Category Archives: shopping

Debatable eating

I’m watching this thing on BBC about how a celeb chef is fighting obesity in Britain. He was going on about how the major cereal companies don’t put a traffic light system onto their products like supermarkets here do to warn you if an unhealthy element is in high concentration in the food. Lots of the parents with him said they used the traffic lights. I made pfff pfff sounds in the background. I tried to use it once. I landed up substituting a traffic light that said high in sugars for a ‘healthy eating’ yogurt only to discover it was stuffed full of colourants and that funny taste in my mouth was artificial sweetener. The ‘better’ product was far worse than the original. I switched instead to a low fat natural yogurt and started adding my own fruit into the mix instead.

So I was in Holland and Barratts and looking for a snack or two. This is the ultimate in ‘health food store chain’. It is the perfect one stop for vitamin supplements, wholegrain wheatgerm and manuka honey. It is also the place a sales assistant once chased me down the aisle with the enthusiasm of a true evangelist that I should eat according to my blood group to be healthy. The assistant claimed the store had trained them for this. I’m highly dubious of that. It felt more like a hari krishna had got into a Baptist church and was looking for converts- I do not mean that sacrilegiously but the guy was seriously converted to this blood group thing. Personally I refuse to follow a system that says my blood cells dictate I can’t have steak or peas or something because I’m not an O positive or whatever.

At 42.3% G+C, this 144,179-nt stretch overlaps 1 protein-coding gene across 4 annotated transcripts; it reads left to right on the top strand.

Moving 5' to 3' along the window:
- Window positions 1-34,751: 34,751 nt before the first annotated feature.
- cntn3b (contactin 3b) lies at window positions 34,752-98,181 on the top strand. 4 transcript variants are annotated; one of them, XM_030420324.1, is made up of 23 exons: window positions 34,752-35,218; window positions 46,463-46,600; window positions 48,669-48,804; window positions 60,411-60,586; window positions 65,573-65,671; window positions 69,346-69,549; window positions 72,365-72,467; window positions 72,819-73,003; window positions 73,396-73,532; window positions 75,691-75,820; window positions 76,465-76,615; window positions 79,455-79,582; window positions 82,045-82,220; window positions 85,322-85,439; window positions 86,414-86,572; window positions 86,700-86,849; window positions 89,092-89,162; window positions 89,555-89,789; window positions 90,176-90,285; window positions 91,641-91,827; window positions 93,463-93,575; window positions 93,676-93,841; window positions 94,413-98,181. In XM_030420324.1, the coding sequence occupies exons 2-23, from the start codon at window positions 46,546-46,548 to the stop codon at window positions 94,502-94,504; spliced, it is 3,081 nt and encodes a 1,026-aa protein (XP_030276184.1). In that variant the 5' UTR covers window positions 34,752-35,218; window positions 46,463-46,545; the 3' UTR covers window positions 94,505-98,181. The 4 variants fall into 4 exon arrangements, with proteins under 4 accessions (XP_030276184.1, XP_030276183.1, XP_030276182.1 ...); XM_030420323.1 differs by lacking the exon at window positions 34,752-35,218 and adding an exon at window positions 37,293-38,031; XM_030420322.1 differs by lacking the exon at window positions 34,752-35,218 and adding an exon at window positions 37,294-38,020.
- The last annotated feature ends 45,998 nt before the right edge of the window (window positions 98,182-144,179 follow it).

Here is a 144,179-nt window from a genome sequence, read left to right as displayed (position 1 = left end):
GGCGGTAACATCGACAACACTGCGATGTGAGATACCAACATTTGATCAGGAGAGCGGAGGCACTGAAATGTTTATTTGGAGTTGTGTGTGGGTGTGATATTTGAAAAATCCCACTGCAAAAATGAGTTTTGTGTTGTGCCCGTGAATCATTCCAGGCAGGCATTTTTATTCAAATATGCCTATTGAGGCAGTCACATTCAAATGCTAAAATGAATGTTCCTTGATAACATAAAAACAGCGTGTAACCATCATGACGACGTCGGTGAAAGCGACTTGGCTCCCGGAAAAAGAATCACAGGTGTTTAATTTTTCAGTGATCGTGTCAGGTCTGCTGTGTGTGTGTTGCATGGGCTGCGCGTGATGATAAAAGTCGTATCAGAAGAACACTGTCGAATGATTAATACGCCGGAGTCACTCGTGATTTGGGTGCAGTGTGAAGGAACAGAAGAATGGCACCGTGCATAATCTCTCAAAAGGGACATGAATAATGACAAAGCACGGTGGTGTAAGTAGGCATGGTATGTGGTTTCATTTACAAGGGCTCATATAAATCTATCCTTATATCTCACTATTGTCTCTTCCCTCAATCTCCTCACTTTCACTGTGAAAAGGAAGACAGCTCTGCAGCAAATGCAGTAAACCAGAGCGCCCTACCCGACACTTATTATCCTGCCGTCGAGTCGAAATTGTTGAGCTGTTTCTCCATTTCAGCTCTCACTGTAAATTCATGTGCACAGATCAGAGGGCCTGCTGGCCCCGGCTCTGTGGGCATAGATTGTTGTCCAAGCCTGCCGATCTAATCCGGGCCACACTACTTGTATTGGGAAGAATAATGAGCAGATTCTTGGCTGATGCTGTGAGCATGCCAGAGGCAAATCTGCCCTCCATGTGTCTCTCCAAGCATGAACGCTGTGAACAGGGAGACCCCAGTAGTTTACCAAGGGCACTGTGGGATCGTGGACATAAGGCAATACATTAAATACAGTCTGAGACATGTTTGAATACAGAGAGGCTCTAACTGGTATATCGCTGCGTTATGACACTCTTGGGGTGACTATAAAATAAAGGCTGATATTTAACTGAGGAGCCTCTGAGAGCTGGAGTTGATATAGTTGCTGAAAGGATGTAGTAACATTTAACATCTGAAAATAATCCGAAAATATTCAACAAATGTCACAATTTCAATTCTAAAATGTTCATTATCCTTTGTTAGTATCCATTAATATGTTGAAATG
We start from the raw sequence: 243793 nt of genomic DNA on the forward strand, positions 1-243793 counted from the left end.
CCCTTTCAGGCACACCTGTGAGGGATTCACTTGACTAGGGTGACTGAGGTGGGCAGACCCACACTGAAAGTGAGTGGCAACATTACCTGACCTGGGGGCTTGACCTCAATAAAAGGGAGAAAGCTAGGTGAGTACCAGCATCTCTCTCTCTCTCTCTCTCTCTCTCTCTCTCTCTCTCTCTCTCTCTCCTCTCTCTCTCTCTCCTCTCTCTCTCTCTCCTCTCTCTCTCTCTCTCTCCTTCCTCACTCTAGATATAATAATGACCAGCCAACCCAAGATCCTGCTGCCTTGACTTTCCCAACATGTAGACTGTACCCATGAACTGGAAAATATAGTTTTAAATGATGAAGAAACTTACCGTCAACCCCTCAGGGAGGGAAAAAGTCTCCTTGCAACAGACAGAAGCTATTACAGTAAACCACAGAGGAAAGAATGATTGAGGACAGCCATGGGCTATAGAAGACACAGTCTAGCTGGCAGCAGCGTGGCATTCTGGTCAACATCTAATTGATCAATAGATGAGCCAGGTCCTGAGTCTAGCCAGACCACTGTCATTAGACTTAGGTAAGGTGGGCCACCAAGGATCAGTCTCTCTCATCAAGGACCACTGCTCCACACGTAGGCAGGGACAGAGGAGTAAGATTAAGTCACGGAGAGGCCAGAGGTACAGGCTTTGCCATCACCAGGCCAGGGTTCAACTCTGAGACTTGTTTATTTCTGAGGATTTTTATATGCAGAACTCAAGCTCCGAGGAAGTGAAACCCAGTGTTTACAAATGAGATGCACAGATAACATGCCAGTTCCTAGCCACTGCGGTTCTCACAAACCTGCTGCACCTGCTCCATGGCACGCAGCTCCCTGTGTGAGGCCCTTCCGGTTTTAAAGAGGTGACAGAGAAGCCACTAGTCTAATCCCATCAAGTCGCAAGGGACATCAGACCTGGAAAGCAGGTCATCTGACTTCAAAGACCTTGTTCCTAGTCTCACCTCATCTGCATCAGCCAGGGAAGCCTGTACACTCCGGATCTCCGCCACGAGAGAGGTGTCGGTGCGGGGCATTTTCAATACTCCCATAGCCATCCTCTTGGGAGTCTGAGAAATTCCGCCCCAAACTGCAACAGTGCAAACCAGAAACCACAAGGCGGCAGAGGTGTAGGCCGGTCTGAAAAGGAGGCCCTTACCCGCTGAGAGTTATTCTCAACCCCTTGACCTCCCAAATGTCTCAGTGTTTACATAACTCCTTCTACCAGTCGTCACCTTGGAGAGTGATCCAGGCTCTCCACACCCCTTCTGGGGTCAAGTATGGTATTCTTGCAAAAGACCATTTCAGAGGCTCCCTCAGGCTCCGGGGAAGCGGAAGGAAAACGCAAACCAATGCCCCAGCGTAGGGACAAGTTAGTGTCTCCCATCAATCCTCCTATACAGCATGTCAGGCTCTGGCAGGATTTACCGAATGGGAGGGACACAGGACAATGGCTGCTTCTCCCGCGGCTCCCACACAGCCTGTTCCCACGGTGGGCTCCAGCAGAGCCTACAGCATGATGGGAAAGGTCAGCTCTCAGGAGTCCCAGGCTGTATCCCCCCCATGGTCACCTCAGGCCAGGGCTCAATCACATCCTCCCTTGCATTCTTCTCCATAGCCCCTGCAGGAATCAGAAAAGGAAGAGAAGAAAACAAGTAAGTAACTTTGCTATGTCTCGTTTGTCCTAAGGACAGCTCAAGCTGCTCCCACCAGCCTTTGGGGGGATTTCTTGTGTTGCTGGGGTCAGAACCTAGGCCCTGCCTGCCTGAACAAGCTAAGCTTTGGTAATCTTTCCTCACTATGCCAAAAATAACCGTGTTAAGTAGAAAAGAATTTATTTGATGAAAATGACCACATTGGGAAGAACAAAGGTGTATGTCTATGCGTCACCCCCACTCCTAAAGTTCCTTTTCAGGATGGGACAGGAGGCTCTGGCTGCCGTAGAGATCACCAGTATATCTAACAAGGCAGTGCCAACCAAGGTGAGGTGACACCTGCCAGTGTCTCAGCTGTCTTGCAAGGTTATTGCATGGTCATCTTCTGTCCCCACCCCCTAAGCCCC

The fact of the matter is I can’t really call H&B a ‘health food’ store either. Who’s kidding who? Raisins, which I believe some Americans call ‘natures goodness in a box’ – who puts them in a box for petes’ sake! – are full of sugar. Bombay snacks are full of salt and fat…

Basically everything in moderation. Unless like me you aren’t too sure where the off switch is.




Filed under Fitness, Food, modern living, shopping

Bit of paranoia

Time for me to renew my travel insurance. I tend to keep an annual multi trip policy that I let expire and then randomly renew before I think I’m going to step into international waters again for whatever reason.

I HATE going through this. A friend told me to just buy and stop overthinking as it probably won’t make a blind difference what I do, the policy holders will wriggle out irrespective of who they are if I try claim. Why is it we assume insurers are part of the rings to hell and out to screw us all over? Possibly because I have never once successfully managed an insurance claim for anything I’ve ever been insured for.